It’s been another week of great posts from Ontario Edubloggers.
Look what crossed my desktop this week.
From Paul McGuire, a message that I don’t think should come as a surprise to anyone. Teachers and education are always a target by those not in education. I’ve mentioned this many times before; we’ve all had less than perfect experiences in education. It only takes issues like we see these days to fuel the fire. People feel the desire to fire back.
And, of course, there are those that will fire back in their own trollish fashion.
A great collection of definitions of “troll” appear here. Pick one.
Paul offers an insightful post that I really enjoyed. But then, I’m a teacher for life and so I’m bound to agree with him. I do tend to block those that are overly trollish to me. I don’t need that negativity in my life.
There are two things that I think are really bad behaviour.
- The anonymous troll – they don’t have the guts to sign their real name to their thoughts. Look for them adding comments on public newspaper articles.
- The troll within – those within the teaching profession who have an axe to grind and take shots at colleagues.
Yes, Ann Marie Luce said morale.
I saw this post as a two-parter from her. At a recent workshop she attended, a common theme of morale and climate within the school kept being discussed. I think it probably was an insightful observation by those who were in attendance. Things are certainly different than when we were in school. I suspect that, if we’d been a fly on the wall at our teachers’ staff meetings, that the comments might have been the same. Kids today.
Later in the post, recent announcements in Ontario became the topic of her focus as she identifies some of the issues facing our schools and our teachers. Kudos to her for keeping tabs on things even though she’s thousands of miles away.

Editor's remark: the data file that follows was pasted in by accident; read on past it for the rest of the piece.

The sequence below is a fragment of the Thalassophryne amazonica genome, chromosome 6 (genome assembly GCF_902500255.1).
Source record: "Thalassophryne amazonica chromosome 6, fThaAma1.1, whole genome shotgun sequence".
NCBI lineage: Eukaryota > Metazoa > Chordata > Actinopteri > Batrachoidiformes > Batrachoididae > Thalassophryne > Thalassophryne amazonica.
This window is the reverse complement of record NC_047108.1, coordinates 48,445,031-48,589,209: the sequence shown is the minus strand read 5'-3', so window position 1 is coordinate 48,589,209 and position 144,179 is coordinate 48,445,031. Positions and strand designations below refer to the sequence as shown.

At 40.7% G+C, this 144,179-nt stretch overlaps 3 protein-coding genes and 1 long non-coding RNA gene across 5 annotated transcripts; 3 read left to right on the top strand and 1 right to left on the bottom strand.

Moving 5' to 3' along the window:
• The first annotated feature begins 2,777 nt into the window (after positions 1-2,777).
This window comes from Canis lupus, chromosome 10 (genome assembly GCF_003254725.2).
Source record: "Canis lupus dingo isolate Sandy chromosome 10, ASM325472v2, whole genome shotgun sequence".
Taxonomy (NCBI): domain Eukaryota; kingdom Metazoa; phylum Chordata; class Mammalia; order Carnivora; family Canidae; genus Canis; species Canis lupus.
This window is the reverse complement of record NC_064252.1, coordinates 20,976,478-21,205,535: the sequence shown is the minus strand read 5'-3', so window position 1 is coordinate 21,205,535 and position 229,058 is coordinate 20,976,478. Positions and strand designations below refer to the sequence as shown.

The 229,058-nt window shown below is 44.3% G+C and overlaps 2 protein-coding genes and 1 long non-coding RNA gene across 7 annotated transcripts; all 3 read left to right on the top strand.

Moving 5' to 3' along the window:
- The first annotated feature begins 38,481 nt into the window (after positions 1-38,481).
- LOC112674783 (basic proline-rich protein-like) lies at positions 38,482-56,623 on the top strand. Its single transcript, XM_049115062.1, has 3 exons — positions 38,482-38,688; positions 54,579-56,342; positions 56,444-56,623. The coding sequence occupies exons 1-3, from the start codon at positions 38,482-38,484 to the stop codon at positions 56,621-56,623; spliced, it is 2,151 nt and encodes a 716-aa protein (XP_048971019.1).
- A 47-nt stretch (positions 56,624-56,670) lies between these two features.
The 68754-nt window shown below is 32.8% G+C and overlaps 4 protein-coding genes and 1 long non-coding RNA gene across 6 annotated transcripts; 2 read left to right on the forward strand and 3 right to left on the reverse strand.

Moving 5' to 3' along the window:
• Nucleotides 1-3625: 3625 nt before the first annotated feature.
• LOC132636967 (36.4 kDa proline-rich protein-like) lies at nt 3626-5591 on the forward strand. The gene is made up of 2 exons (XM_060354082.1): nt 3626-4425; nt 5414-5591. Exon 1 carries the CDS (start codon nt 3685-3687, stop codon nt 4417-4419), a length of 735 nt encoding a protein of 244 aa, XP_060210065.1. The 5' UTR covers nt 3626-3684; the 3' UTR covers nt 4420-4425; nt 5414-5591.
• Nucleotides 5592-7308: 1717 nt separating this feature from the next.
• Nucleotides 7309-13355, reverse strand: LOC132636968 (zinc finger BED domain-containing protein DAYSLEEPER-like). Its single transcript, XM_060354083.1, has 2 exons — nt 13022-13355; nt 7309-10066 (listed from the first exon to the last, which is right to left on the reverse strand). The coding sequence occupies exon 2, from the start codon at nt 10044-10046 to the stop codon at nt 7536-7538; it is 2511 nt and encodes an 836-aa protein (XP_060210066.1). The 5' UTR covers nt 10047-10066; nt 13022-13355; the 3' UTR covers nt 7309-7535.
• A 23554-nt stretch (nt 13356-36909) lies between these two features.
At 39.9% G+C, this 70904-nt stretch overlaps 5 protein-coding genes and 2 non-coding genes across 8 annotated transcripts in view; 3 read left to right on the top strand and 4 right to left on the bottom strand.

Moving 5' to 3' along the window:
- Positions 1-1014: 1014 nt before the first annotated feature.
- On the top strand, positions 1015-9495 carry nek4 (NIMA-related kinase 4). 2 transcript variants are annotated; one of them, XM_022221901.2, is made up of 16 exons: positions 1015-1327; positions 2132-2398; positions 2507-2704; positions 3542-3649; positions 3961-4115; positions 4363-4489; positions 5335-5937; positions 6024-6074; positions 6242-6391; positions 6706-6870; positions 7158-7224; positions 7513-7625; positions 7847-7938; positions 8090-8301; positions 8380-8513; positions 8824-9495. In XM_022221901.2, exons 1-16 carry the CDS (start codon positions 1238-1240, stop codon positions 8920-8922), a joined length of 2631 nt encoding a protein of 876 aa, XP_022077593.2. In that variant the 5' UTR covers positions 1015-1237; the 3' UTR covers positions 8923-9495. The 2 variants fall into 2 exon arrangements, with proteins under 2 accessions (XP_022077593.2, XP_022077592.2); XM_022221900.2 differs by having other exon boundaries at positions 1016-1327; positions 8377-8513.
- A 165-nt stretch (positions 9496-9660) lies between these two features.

She poses a key question…
How can we work together to value and support each member of our community?
In the midst of everything that’s happening, it’s a question that everyone should be asking because, as Ann Marie notes…
we CANNOT do it alone!
I was around at the beginning of online learning within our district. We had many questions at the time. The big question that helped frame things was essentially to make sure that online learning was significantly better than correspondence courses. Students should get the same learning experience and should graduate with the same knowledge, skills, and attitudes as those in traditional face to face classrooms.
We found that it wasn’t easy. We also determined that online learning wasn’t for everyone and there was even a FAQ posted to the website that indicated that online learning might not be for everyone. That has since been removed.
At the time, we addressed many of the same points that Kyleen Gray identifies in this post.
- Plagiarism and Cheating
- Teacher Selection and Training
- Literacy, Technology and Independent Learning Skills
- Lack of Classroom Relationships
- Stagnant, Impersonal Course Material
Things are different today. Witness the large number of services that now offer courses online. At the same time, read the stories behind the low success rates despite the claims from the services. Personally, I’ve had mixed experiences trying to learn new skills online. (typically trying to learn a new programming language)